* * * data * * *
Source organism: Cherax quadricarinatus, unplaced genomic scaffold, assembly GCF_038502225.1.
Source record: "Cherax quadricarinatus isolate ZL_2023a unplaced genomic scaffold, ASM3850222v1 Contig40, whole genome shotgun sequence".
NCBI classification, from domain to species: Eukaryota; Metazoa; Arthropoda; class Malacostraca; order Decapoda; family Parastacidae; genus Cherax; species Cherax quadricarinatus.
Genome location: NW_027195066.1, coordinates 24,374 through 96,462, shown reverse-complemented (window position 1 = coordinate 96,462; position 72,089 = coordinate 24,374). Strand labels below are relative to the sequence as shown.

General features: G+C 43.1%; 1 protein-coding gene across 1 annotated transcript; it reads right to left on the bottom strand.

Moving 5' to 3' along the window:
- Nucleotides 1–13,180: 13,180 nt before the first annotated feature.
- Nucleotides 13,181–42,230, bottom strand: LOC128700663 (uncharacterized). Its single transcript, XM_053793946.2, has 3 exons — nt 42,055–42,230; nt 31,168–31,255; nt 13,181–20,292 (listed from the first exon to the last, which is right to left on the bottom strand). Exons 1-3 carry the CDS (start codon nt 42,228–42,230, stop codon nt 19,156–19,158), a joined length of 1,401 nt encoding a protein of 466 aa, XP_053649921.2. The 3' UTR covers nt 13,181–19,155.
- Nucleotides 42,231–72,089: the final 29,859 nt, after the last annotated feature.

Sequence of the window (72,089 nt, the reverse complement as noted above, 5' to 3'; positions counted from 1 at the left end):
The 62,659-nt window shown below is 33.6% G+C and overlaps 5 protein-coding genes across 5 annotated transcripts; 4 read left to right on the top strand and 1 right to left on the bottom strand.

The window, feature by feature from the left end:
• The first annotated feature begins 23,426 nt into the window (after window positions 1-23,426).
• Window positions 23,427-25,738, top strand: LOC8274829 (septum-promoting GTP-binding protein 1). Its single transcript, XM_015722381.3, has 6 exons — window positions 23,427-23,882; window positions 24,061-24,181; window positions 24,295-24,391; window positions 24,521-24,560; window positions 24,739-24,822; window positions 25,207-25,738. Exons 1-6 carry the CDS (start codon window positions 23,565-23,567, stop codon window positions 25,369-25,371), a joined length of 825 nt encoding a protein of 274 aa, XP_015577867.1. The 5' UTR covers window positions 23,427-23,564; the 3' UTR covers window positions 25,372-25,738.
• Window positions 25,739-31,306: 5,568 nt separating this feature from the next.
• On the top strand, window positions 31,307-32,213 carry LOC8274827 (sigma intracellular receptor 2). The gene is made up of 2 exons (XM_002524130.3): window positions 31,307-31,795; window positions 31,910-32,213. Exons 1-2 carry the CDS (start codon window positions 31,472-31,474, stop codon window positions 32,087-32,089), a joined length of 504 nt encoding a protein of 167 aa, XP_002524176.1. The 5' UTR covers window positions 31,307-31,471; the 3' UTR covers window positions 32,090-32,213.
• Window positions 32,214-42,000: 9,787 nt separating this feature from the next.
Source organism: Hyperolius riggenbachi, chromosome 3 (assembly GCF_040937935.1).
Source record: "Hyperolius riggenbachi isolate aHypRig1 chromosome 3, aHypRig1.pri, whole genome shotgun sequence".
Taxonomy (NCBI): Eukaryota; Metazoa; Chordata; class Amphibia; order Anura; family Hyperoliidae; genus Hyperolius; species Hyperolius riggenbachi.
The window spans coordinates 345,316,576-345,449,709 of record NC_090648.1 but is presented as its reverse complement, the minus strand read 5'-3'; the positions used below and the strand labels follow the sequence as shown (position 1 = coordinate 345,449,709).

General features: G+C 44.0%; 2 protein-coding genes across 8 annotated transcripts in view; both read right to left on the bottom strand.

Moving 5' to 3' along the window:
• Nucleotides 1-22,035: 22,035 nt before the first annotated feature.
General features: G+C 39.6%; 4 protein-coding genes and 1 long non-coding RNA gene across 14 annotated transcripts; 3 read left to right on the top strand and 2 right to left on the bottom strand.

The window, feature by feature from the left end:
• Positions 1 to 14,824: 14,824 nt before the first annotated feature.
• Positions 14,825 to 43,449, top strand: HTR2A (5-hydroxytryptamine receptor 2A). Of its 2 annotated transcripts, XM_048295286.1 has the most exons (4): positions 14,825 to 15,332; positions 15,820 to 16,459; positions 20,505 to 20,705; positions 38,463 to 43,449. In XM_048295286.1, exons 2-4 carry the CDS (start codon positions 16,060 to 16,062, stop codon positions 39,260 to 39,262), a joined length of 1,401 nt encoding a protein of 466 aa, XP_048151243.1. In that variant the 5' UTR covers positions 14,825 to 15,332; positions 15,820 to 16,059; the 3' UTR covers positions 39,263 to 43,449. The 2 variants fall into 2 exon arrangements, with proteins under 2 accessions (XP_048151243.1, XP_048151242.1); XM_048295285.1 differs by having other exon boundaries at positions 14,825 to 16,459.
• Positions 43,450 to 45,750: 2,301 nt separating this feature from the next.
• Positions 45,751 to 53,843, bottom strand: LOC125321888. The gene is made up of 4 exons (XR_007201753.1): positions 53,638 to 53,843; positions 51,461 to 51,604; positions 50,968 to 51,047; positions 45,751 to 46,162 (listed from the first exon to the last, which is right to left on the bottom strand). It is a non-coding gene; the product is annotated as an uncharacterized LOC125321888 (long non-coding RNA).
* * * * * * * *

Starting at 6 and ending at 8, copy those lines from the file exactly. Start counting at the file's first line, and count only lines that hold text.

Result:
Moving 5' to 3' along the window:
- Nucleotides 1–13,180: 13,180 nt before the first annotated feature.
- Nucleotides 13,181–42,230, bottom strand: LOC128700663 (uncharacterized). Its single transcript, XM_053793946.2, has 3 exons — nt 42,055–42,230; nt 31,168–31,255; nt 13,181–20,292 (listed from the first exon to the last, which is right to left on the bottom strand). Exons 1-3 carry the CDS (start codon nt 42,228–42,230, stop codon nt 19,156–19,158), a joined length of 1,401 nt encoding a protein of 466 aa, XP_053649921.2. The 3' UTR covers nt 13,181–19,155.